Magazine article Modern Age

Conservatism and the Real Problems of Income Inequality

Magazine article Modern Age

Conservatism and the Real Problems of Income Inequality

Article excerpt

Since the recession that began in 2008, the issue of income inequality has been a central tool of political strategizing. Progressives have used the issue as a sword against conservatives, accusing the latter not only of indifference toward the plight of working Americans but of actually welcoming the widening gulf between rich and poor, as if conservatives want nothing more than to see the wealthy become wealthier, even if it is at the expense of the poor. At the same time, however, conservatives have shied away from the issue, perhaps afraid of how the issue might feed the big-government agenda of liberalism.

Even though they have had a sympathetic ear in the White House for fifteen of the past twenty-three years, progressives have used the inequality issue to put conservatives on the defensive, blaming them for the failure of the middle and working classes to match the progress made by the upper income groups. This assault against conservatives has been deceptive and distorted, but at the same time conservatives have often retreated by trying to dismiss the extent of the widening income gap.

The inequality issue is not the simple problem the left makes it out to be. The left argues that inequality is the cause of all other economic woes, specifically a diminishing upward mobility. But in reality, it is just the other way around. Inequality is less a cause than a symptom of our economic woes. The widening income disparity is a result of diminishing upward mobility, which in turn is the result of various technological, globalization, and governmental policy factors. For progressives to ignore these factors and focus only on taxing the rich is to disregard all the obstacles facing upward mobility, including the left's own misguided policies.

The public is right to worry about wage stagnation and economic mobility, as well as the rising costs of education, health care, and raising a family. But all these problems are not simply the result of income inequality. If anything, inequality is a reflection of these problems. Therefore, conservatives must address the actual mobility problems being felt by working and middle class Americans through, for example, lowering the cost of higher education, improving secondary education, and easing the cost of raising a family through expanding the child tax credit. Conservatives must seize inequality as their issue, not only because of the failed policies of the left but also because it is a problem that goes to the heart of the conservative vision of society. It is an issue that must be addressed if conservatives are to provide a workable governing vision that can be embraced by all of society.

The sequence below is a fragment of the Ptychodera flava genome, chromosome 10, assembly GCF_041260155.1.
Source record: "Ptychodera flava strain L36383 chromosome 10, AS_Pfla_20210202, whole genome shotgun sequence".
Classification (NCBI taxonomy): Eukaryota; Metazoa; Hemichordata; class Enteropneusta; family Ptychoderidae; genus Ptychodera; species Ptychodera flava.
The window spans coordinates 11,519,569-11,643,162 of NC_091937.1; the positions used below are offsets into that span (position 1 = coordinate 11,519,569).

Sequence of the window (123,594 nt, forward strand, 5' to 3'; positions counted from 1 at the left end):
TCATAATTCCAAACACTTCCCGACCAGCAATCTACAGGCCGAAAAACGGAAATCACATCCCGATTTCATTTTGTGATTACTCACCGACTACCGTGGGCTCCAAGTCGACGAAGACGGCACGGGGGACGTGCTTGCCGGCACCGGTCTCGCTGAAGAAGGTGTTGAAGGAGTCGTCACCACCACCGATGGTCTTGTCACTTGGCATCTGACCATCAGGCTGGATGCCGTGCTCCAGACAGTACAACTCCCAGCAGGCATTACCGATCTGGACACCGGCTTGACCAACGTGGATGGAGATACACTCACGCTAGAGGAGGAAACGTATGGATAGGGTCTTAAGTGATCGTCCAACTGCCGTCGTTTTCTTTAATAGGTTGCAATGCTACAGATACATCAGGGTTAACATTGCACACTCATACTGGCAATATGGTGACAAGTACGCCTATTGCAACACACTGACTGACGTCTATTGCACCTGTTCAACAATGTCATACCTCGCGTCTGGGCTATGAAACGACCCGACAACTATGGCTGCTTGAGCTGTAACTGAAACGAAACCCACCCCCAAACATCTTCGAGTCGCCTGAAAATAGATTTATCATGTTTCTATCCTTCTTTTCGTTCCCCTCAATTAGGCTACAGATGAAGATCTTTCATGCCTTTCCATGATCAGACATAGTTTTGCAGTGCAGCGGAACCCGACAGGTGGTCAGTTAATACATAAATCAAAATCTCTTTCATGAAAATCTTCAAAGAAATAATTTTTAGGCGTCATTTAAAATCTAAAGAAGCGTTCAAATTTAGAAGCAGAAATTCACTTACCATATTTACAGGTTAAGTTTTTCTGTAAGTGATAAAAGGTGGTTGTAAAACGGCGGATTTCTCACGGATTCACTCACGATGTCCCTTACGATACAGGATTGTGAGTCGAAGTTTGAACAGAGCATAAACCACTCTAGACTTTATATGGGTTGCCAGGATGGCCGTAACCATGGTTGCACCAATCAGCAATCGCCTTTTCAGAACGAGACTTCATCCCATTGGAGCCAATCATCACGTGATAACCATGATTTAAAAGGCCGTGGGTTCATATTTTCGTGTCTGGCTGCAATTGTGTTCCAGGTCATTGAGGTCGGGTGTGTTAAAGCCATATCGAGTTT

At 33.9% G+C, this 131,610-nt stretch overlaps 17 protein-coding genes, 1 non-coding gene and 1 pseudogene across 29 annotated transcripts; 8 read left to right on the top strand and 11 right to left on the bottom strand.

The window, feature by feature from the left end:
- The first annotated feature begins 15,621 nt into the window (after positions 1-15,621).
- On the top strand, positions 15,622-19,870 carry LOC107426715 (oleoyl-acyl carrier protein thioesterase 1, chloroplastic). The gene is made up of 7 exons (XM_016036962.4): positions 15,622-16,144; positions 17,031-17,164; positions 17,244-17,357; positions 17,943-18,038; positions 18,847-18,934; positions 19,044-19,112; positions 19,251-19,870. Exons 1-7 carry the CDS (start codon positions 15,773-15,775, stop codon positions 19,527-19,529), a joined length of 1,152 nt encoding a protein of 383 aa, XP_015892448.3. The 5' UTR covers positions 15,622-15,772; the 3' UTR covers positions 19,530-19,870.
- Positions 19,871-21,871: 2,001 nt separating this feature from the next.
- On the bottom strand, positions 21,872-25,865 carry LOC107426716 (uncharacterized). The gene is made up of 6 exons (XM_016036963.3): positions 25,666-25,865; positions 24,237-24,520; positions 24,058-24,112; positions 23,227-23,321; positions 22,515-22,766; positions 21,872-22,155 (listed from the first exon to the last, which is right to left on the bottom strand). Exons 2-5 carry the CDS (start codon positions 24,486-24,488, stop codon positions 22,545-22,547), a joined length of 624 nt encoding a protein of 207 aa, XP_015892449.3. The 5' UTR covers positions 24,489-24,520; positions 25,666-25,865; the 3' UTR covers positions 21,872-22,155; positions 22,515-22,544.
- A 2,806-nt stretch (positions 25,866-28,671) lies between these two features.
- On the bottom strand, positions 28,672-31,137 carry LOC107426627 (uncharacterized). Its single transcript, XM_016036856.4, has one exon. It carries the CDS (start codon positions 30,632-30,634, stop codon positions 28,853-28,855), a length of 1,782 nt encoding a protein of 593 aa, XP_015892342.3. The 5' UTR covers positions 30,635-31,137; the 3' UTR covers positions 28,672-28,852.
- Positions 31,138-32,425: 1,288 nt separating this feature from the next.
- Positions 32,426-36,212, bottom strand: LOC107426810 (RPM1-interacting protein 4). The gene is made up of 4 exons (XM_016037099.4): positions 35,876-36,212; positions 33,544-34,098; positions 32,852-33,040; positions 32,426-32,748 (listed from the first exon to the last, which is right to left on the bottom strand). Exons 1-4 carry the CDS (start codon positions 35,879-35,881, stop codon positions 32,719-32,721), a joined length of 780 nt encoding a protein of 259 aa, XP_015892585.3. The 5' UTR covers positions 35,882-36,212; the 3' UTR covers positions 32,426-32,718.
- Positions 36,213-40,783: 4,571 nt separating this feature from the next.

Given the wage stagnation and weak employment gains of recent years, it is not surprising that many economists claim that the gap between rich and poor is at its widest since records began forty-five years ago. This gap widened even throughout the recovery. From 2010 to 2013, only the households at the very top of the income ladder saw gains, while families in the bottom 40 percent saw their incomes decline over that period, according to the Federal Reserve. Meanwhile, household incomes in the middle stagnated.

The real incomes of the poorest fifth of Americans, which began their decline during the Bush administration, have continued to decline even throughout the economic recovery from the 2008 recession. Although the wealthiest Americans have seen substantial gains since the 2008 recession, the poverty rate remains two full percentage points above what it was in 2007, and more than three percentage points above what it was in 2000. If the rate today were what it was in 2000, ten million fewer Americans would be living in poverty.

Not only has the middle class experienced wage stagnation, but the supply of midwage jobs has shrunk proportionally more than jobs at the top or bottom. A polarization or hollowing out of the labor market has eliminated many of the jobs traditionally available to the middle class. …

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